Question

Create a PTR record for a droplet's public IP address

I know that you automatically create a PTR record for the internal IP address but I also need one for the public address. I am running a mail server on my droplet and have mail.s4software.com as the Postfix hostname with it pointing to public address. To avoid mail delivery problems, that IP should point back to my hostname

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Hello, all

DigitalOcean will automatically create PTR records for your Droplets based on the names you give your Droplets in your DigitalOcean control panel.

The name of your Droplet must be a valid FQDN (Fully qualified domain name), so using example.com as the Droplet name will create a PTR record, but ubuntu-s-4vcpu-8gb-fra1-01 or my-droplet will not.

To rename your droplet via the control panel, do the following:

Login to the Digital Ocean Control Panel

Go to Droplets --> Click the droplet you want to rename
Then, on the droplet detail window, click on the name of your droplet (you wouldn’t know you could)
Go to the Settings Tab --> Change the name in the entry field and click the check mark

Make sure you also edit your droplet’s hostname internally as well. Update /etc/hostname and /etc/hosts and reboot.

The PTR should be automatically adjusted in few hours due to DNS cache. If this is still not working after several hours, you can contact our support team as well.

Hope that this helps! Regards, Alex

I agree. I am (or was) looking for alternatives to move from bluehost VPS, in part because of email deliverability and their issue with DKIM records. Now that I have SPF, DKIM and even DMARC set up on a droplet (and tested the authority), gmail still spams the server outbound emails because of the rDNS issue with floating IPs. Pretty much every server I run sends out email, and some are web stores. Makes little sense to move if the server mail doesn’t get to the users. A large reason for this was not to force my clients to use some other mail alternative for simple server messages.

If there is a way around this I’d love to know, it’s down to this one detail. Floating IP’s mean Digitalocean droplet scalability and staging. rDNS (along with SPF, DKIM and DMARC) means the emails don’t get spammed.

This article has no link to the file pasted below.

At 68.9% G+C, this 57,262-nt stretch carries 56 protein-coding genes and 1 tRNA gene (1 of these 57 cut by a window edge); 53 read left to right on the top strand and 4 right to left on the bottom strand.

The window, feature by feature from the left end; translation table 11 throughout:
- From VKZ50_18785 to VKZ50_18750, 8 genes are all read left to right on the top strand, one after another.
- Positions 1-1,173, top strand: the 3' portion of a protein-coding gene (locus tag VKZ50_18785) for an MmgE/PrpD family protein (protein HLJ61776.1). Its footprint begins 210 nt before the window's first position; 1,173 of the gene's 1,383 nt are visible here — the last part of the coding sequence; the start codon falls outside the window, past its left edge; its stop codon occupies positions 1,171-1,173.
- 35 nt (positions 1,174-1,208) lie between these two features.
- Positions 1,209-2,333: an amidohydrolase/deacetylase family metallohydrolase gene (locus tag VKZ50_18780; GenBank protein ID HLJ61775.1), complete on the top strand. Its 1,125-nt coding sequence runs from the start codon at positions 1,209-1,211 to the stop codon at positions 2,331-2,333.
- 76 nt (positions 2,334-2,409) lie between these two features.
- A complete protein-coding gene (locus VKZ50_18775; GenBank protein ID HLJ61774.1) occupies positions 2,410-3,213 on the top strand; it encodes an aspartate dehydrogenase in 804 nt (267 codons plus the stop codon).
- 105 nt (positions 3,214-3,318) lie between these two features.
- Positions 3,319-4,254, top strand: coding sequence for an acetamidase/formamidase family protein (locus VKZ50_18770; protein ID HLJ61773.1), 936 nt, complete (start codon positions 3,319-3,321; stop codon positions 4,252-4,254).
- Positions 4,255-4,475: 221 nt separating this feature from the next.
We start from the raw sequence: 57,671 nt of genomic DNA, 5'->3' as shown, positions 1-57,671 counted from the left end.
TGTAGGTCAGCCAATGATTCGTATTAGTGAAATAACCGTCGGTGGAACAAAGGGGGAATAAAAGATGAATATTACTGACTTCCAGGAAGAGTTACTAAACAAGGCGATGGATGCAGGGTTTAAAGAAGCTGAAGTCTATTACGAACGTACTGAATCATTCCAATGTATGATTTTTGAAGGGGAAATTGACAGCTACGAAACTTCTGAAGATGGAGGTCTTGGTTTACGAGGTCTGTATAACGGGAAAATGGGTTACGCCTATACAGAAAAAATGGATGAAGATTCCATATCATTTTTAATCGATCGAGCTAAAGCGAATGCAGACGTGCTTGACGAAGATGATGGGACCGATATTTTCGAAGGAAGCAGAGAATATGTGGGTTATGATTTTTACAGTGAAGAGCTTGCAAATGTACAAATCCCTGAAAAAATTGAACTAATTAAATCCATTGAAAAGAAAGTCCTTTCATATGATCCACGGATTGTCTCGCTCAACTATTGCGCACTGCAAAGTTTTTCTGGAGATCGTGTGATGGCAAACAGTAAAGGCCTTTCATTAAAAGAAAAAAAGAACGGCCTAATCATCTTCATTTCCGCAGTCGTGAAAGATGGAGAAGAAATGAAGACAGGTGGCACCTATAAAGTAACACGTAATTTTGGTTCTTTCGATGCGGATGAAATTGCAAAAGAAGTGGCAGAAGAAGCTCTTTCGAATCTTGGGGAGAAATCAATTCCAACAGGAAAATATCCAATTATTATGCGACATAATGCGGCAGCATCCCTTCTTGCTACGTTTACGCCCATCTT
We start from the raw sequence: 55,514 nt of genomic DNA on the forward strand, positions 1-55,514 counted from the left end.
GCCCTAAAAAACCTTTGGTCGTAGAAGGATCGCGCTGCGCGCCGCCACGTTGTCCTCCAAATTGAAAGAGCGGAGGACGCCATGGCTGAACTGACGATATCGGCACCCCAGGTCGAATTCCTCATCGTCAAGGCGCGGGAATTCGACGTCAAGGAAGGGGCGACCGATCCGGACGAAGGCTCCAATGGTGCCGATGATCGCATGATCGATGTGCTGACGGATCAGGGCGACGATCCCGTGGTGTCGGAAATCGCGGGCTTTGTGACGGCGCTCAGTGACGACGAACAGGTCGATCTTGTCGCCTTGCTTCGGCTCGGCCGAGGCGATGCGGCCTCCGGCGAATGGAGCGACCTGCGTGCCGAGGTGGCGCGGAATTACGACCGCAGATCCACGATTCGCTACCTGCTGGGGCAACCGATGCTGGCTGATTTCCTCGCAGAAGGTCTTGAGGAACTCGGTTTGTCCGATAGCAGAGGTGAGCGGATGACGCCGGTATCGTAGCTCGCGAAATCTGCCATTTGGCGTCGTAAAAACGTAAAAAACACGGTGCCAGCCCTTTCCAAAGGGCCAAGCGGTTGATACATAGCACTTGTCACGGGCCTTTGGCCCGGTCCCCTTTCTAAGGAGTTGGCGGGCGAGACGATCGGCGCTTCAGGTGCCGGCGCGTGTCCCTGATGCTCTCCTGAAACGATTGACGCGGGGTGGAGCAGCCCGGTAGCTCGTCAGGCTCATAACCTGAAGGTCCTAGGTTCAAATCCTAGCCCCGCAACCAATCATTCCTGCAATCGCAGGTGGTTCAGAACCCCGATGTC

Basically what this seems to say is that you can’t really have scalability features of floating IP’s and still expect outbound server mail to get to anyone’s inbox.

I’m not sure that this answered my question. I know that a PTR record will be created from the system’s internal IP address to the droplet FQDN. What I need is a PTR record from my floating IP address.

The reason this matters is that I have a CentOS7/Postfix mail server running and the outgoing mail is getting the internal IP address which some recipients reject because it comes from an IP address which is in a dynamic block, hence wanting to use the floating IP.

This brings up a related question, the droplet only seems to know about its internal IP, how do I get postfix to use the floating IP address? I can add ‘smtp_bind_address’ into the Postfix main.cf but then I get a ‘cannot assign requested address’ error. (note: this system seems to mess up the underscores in smtp etc.)

Greetings!

Thank you for posting this here so that others can benefit from the answer as well. To set a PTR record on your droplet, you just need to change the droplet name to a fully qualified domain name. So if your droplet is named “mail.s4software.com” then that will be your PTR record as well. You might give it an hour or two before checking it, just to make sure DNS caches drop.

To clarify, this is the naming in our cloud panel, not just the hostname inside of the droplet.

Jarland